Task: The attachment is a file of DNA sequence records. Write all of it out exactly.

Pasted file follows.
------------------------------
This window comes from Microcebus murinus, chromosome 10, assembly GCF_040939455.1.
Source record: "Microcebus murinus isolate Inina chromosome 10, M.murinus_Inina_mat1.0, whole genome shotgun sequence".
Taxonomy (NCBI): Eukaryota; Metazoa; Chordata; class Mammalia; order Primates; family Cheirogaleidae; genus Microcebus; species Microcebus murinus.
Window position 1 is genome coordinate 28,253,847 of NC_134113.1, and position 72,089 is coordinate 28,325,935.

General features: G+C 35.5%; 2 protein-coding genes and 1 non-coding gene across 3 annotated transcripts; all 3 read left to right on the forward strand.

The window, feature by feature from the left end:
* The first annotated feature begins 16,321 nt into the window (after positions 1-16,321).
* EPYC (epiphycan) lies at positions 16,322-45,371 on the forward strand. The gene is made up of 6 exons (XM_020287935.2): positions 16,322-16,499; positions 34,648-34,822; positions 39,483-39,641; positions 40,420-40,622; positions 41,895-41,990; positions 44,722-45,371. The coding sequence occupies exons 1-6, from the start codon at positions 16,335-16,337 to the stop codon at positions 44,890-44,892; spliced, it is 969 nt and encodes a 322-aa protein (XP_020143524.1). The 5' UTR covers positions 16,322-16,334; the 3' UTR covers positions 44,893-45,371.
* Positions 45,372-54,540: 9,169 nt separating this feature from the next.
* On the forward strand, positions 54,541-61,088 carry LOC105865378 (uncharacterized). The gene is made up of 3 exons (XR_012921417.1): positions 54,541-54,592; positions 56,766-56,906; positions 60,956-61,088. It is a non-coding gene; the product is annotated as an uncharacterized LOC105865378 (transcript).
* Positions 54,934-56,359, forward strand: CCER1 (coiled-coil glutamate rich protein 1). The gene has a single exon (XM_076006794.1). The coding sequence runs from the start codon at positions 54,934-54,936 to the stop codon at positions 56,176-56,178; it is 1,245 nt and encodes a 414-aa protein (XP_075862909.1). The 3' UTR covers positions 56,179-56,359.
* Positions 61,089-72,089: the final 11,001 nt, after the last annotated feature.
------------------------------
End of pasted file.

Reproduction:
This window comes from Microcebus murinus, chromosome 10, assembly GCF_040939455.1.
Source record: "Microcebus murinus isolate Inina chromosome 10, M.murinus_Inina_mat1.0, whole genome shotgun sequence".
Taxonomy (NCBI): Eukaryota; Metazoa; Chordata; class Mammalia; order Primates; family Cheirogaleidae; genus Microcebus; species Microcebus murinus.
Window position 1 is genome coordinate 28,253,847 of NC_134113.1, and position 72,089 is coordinate 28,325,935.

General features: G+C 35.5%; 2 protein-coding genes and 1 non-coding gene across 3 annotated transcripts; all 3 read left to right on the forward strand.

The window, feature by feature from the left end:
* The first annotated feature begins 16,321 nt into the window (after positions 1-16,321).
* EPYC (epiphycan) lies at positions 16,322-45,371 on the forward strand. The gene is made up of 6 exons (XM_020287935.2): positions 16,322-16,499; positions 34,648-34,822; positions 39,483-39,641; positions 40,420-40,622; positions 41,895-41,990; positions 44,722-45,371. The coding sequence occupies exons 1-6, from the start codon at positions 16,335-16,337 to the stop codon at positions 44,890-44,892; spliced, it is 969 nt and encodes a 322-aa protein (XP_020143524.1). The 5' UTR covers positions 16,322-16,334; the 3' UTR covers positions 44,893-45,371.
* Positions 45,372-54,540: 9,169 nt separating this feature from the next.
* On the forward strand, positions 54,541-61,088 carry LOC105865378 (uncharacterized). The gene is made up of 3 exons (XR_012921417.1): positions 54,541-54,592; positions 56,766-56,906; positions 60,956-61,088. It is a non-coding gene; the product is annotated as an uncharacterized LOC105865378 (transcript).
* Positions 54,934-56,359, forward strand: CCER1 (coiled-coil glutamate rich protein 1). The gene has a single exon (XM_076006794.1). The coding sequence runs from the start codon at positions 54,934-54,936 to the stop codon at positions 56,176-56,178; it is 1,245 nt and encodes a 414-aa protein (XP_075862909.1). The 3' UTR covers positions 56,179-56,359.
* Positions 61,089-72,089: the final 11,001 nt, after the last annotated feature.